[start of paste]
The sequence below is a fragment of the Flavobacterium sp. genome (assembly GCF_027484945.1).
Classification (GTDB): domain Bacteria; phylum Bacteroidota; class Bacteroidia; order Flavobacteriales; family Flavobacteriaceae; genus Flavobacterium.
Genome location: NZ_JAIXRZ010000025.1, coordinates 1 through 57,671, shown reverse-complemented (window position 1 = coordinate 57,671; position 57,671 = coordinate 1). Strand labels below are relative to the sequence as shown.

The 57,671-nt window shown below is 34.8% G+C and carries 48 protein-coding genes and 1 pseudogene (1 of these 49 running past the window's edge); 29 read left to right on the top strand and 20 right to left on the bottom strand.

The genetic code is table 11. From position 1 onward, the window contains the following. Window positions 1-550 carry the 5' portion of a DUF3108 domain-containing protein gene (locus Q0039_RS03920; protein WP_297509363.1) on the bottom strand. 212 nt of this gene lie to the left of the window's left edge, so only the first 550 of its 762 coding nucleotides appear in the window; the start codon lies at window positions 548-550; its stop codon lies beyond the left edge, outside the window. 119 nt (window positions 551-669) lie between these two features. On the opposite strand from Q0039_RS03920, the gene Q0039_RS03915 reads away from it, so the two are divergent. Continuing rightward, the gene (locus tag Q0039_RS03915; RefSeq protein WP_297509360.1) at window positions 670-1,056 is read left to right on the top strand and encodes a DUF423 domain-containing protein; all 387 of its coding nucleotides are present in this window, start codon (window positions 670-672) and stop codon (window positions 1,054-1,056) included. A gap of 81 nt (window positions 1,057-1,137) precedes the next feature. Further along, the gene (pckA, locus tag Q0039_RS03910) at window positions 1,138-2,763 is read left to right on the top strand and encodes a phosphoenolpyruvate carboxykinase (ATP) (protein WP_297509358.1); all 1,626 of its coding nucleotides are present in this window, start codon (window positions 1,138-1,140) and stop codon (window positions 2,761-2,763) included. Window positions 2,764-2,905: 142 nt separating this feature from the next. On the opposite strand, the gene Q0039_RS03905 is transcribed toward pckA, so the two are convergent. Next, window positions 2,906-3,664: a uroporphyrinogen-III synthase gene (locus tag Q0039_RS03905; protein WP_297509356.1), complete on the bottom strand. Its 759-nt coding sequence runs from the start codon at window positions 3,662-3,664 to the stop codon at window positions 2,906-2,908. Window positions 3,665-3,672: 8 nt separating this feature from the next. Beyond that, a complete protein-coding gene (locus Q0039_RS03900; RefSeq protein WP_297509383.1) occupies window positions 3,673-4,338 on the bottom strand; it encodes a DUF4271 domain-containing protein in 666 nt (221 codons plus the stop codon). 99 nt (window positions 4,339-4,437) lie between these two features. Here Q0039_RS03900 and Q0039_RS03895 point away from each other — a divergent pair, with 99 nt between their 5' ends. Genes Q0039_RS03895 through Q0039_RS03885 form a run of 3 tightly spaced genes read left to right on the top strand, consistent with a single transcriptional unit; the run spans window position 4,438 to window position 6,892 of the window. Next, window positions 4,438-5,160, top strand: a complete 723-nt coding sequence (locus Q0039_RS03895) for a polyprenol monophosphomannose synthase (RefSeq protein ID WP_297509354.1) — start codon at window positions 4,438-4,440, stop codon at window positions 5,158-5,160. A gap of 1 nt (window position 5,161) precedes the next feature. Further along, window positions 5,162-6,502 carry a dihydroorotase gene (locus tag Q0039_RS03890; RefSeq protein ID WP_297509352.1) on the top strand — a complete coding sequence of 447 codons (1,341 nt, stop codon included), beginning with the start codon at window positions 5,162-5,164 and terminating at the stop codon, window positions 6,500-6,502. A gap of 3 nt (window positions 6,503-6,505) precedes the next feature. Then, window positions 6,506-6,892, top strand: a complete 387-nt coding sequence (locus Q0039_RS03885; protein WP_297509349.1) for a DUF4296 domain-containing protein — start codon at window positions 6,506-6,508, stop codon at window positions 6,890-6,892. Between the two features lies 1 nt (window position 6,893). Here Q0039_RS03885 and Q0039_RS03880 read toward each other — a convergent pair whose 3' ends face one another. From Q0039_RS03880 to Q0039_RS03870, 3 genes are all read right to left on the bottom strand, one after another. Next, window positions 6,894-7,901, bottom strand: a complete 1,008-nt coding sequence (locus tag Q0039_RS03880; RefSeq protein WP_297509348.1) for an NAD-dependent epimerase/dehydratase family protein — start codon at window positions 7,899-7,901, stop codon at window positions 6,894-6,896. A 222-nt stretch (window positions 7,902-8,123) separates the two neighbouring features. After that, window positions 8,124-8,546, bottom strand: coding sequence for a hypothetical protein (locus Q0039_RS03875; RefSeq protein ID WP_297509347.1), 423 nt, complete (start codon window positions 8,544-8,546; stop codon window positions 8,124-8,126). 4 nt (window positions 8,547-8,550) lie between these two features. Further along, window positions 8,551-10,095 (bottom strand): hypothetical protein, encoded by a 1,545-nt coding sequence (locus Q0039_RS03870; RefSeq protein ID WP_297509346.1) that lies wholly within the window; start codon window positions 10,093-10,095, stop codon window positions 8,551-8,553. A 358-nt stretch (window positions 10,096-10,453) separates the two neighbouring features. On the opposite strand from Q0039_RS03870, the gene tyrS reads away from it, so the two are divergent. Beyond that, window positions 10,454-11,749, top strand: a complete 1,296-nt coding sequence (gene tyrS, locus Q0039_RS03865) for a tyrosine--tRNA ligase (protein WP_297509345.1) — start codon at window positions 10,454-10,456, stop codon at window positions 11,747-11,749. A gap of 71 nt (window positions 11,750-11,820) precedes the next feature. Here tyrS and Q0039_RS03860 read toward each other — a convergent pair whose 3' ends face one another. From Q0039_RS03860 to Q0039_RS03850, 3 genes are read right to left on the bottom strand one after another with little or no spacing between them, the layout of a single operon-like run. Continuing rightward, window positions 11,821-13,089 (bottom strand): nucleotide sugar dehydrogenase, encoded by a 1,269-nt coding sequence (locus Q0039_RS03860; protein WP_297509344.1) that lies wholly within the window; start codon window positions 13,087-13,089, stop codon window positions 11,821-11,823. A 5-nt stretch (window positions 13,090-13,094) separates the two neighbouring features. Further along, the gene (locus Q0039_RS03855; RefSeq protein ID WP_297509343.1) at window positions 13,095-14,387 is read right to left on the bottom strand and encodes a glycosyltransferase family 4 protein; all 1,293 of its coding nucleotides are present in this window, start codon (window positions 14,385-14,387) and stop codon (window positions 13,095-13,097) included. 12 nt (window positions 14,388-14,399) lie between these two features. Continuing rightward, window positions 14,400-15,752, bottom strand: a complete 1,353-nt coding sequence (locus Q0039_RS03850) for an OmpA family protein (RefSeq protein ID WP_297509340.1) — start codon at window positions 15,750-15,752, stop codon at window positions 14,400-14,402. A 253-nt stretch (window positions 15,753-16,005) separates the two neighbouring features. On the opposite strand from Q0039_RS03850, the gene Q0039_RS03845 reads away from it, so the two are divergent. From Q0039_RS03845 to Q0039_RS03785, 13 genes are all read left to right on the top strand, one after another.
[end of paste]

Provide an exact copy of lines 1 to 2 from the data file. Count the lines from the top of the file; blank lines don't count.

The sequence below is a fragment of the Flavobacterium sp. genome (assembly GCF_027484945.1).
Classification (GTDB): domain Bacteria; phylum Bacteroidota; class Bacteroidia; order Flavobacteriales; family Flavobacteriaceae; genus Flavobacterium.